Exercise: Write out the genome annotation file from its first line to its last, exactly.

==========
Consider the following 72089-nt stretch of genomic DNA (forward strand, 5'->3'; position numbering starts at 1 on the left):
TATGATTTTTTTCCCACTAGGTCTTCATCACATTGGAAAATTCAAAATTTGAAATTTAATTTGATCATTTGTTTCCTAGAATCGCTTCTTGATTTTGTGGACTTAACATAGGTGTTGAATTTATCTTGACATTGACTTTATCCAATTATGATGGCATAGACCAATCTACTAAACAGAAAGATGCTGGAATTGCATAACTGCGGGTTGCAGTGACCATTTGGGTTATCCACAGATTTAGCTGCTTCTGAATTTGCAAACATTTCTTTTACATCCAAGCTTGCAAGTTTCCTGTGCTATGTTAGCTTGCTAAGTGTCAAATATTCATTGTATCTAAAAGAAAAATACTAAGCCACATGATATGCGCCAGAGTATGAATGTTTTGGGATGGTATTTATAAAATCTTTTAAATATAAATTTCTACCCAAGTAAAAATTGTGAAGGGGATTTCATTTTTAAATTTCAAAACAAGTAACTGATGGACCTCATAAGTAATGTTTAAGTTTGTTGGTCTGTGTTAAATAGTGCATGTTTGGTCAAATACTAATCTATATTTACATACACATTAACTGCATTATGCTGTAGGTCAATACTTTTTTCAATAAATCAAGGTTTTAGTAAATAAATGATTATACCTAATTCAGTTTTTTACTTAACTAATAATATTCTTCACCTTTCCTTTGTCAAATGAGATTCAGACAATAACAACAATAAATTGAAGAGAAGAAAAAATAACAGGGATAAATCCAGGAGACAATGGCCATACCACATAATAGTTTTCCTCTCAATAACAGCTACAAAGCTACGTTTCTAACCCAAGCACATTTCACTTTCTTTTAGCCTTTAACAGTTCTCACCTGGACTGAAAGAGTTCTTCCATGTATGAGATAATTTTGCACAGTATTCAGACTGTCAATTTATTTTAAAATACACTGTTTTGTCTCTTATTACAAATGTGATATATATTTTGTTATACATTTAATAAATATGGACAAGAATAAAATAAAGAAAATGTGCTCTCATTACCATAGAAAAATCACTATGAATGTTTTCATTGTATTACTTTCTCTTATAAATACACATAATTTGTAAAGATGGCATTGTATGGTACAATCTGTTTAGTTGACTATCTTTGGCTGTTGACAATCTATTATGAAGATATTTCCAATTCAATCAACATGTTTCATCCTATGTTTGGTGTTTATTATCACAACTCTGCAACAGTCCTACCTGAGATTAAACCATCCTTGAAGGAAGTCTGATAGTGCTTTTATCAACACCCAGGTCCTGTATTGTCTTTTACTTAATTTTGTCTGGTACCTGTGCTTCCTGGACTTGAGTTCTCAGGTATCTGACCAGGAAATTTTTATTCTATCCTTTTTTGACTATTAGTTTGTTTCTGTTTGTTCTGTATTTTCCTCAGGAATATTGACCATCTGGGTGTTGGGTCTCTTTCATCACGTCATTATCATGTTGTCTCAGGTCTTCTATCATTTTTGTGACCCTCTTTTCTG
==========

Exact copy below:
Consider the following 72089-nt stretch of genomic DNA (forward strand, 5'->3'; position numbering starts at 1 on the left):
TATGATTTTTTTCCCACTAGGTCTTCATCACATTGGAAAATTCAAAATTTGAAATTTAATTTGATCATTTGTTTCCTAGAATCGCTTCTTGATTTTGTGGACTTAACATAGGTGTTGAATTTATCTTGACATTGACTTTATCCAATTATGATGGCATAGACCAATCTACTAAACAGAAAGATGCTGGAATTGCATAACTGCGGGTTGCAGTGACCATTTGGGTTATCCACAGATTTAGCTGCTTCTGAATTTGCAAACATTTCTTTTACATCCAAGCTTGCAAGTTTCCTGTGCTATGTTAGCTTGCTAAGTGTCAAATATTCATTGTATCTAAAAGAAAAATACTAAGCCACATGATATGCGCCAGAGTATGAATGTTTTGGGATGGTATTTATAAAATCTTTTAAATATAAATTTCTACCCAAGTAAAAATTGTGAAGGGGATTTCATTTTTAAATTTCAAAACAAGTAACTGATGGACCTCATAAGTAATGTTTAAGTTTGTTGGTCTGTGTTAAATAGTGCATGTTTGGTCAAATACTAATCTATATTTACATACACATTAACTGCATTATGCTGTAGGTCAATACTTTTTTCAATAAATCAAGGTTTTAGTAAATAAATGATTATACCTAATTCAGTTTTTTACTTAACTAATAATATTCTTCACCTTTCCTTTGTCAAATGAGATTCAGACAATAACAACAATAAATTGAAGAGAAGAAAAAATAACAGGGATAAATCCAGGAGACAATGGCCATACCACATAATAGTTTTCCTCTCAATAACAGCTACAAAGCTACGTTTCTAACCCAAGCACATTTCACTTTCTTTTAGCCTTTAACAGTTCTCACCTGGACTGAAAGAGTTCTTCCATGTATGAGATAATTTTGCACAGTATTCAGACTGTCAATTTATTTTAAAATACACTGTTTTGTCTCTTATTACAAATGTGATATATATTTTGTTATACATTTAATAAATATGGACAAGAATAAAATAAAGAAAATGTGCTCTCATTACCATAGAAAAATCACTATGAATGTTTTCATTGTATTACTTTCTCTTATAAATACACATAATTTGTAAAGATGGCATTGTATGGTACAATCTGTTTAGTTGACTATCTTTGGCTGTTGACAATCTATTATGAAGATATTTCCAATTCAATCAACATGTTTCATCCTATGTTTGGTGTTTATTATCACAACTCTGCAACAGTCCTACCTGAGATTAAACCATCCTTGAAGGAAGTCTGATAGTGCTTTTATCAACACCCAGGTCCTGTATTGTCTTTTACTTAATTTTGTCTGGTACCTGTGCTTCCTGGACTTGAGTTCTCAGGTATCTGACCAGGAAATTTTTATTCTATCCTTTTTTGACTATTAGTTTGTTTCTGTTTGTTCTGTATTTTCCTCAGGAATATTGACCATCTGGGTGTTGGGTCTCTTTCATCACGTCATTATCATGTTGTCTCAGGTCTTCTATCATTTTTGTGACCCTCTTTTCTG